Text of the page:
Money Mistakes People Make in Their 20s and 30s

Look back at who you were in your 20s and 30s. If you could have a conversation with yourself, what money mistakes would you say to avoid?

Here are a couple big money mistakes I think people in their 20s and 30s often make.

People in their 20s

Two big mistakes people in their 20s make is spending more than they earn, and not saving for retirement.

When you’re young, retirement seems like it’s a lifetime away, but that mindset can hurt you financially. If you wait until you’re near retirement to start saving, you’ll have to save a lot more, a lot faster, so it’s best to start saving sooner rather than later.

A great lesson for anyone in their 20s to learn is the importance of compounding money. The earlier you start saving, the more money you will have later, and the more comfortable your retirement will be.

People in their 30s

Many people in their 30s settle down and get married, but one of the biggest mistakes they make is not buying the insurance they need to fully protect themselves and their loved ones. When you’re shopping for insurance, it’s important to consider which policy is right for you and your new family.

Also, many people in their 30s are still paying off their student loans or credit card debt from bad purchasing decisions they made in their 20s. It’s important for people in their 20s and 30s to pay down those debts as soon as possible, because it’s hard to grow your own wealth when you’re paying interest to someone else.

I asked my listeners to call in and share some of their biggest money mistakes and they gave some great tips. To hear their answers, click the audio link below and listen to the full Ilyce Glink Show on WSB Radio, or go to iTunes and download the show to your handheld device.

WSB Radio’s Ilyce Glink Show – June 1, 2014

Download the podcast via iTunes

Thanks for listening.


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About Ilyce Glink

Author of 13 books, including the bestselling 100 Questions Every First-Time Home Buyer Should Ask. Writer of the nationally syndicated column, “Real Estate Matters.” Top-rated radio host in Atlanta. Writer for CBS MoneyWatch.com. Managing editor of the Equifax Personal Finance Blog.
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2 Responses to Money Mistakes People Make in Their 20s and 30s

  1. Joe Wilson says:

    When I was 25 I got my very first teaching contract (for the princely sum of $7100/yr!). It paid by default monthly, 9 times a year (during the school year) … or you could choose to space it out in 12 monthly checks. I of course chose the default to 9 months of pay, reasoning that I could do “something” when June came around and, meanwhile, I’d have more each month to enjoy. And I did!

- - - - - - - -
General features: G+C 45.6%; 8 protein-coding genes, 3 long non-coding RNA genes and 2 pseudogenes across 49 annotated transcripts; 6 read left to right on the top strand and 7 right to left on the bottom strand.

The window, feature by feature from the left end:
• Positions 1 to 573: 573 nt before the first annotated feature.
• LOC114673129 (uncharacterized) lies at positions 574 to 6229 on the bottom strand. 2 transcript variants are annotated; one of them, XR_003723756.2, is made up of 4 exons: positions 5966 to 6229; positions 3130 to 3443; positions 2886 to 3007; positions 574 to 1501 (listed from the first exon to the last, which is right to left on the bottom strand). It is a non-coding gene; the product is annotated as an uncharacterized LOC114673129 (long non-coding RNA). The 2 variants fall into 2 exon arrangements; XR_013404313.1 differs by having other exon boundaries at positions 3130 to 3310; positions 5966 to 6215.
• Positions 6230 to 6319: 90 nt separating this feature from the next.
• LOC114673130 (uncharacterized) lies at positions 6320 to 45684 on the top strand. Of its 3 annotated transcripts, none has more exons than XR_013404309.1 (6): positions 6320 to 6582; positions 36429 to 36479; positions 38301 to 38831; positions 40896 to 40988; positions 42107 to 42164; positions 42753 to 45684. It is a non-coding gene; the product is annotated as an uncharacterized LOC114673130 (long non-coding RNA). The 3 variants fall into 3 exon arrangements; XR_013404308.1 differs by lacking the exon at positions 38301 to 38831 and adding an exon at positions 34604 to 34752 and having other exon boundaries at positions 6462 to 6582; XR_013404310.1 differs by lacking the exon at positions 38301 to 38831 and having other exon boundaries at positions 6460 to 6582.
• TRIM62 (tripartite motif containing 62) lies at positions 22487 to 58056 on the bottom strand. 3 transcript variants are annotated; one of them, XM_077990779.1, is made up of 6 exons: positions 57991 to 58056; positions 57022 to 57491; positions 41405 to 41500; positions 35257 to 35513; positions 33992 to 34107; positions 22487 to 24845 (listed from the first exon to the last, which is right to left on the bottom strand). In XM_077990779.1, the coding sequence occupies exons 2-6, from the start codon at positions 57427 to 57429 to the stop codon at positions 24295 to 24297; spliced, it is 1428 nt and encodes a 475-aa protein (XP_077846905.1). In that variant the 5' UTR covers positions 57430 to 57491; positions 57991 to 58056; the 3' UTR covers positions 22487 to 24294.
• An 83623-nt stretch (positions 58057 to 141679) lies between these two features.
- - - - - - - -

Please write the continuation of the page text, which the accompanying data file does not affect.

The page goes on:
Of course when June came I had not a penny to my name. I managed to teach a course and managed a part time job at a gas station … and had the personnel folk put me on a 12 month pay schedule for the next year. Looking back, I find it hard to believe I was ever that $$ stupid.

  2. Ilyce Glink says:

    Just got this comment from a reader:

    I agree 100% — definitely not saving for retirement. I’m 28 and just opened up my Roth IRA last month. Although that may be earlier than a lot of people, I wish I had started retirement saving when I got my first job at 15 years old. Who knows where I’d be now. Oh well, better late than never, I suppose.

    One other thing that wasn’t mentioned…not establishing credit early (in the 20s section of your article). You’d be surprised at how many people I know in their 20s (usually under 25 years old), who have always just had their parent’s credit card in their wallet, but never started one of their own. I don’t know how common that is in general, but I can think of a few people that I know personally. Now they’re 22 or 23 or 24 years old or so, and with no credit history whatsoever. They need a new car. Or want to apply for an apartment, or in one case they would like to get a mortgage for a house. Mom and Dad aren’t there to help them the same way as when they were a minor. And, they’re starting their credit so late that the “history” portion of their credit score will take much longer to get in a good range.

    I’m very fortunate to have parents who taught me (pretty) well at a young age, and now at 28 years old I have an 810 FICO. I just bought a used car yesterday here in Georgia and got 2.6% on a 60 month term. Not too shabby! If I hadn’t started my credit until 5 years ago, like some people I know, it would be highly unlikely (perhaps impossible) to have that kind of a score and had gotten that kind of interest rate.

    Keep up the great work, I love your radio show and always look forward to your newsletter!

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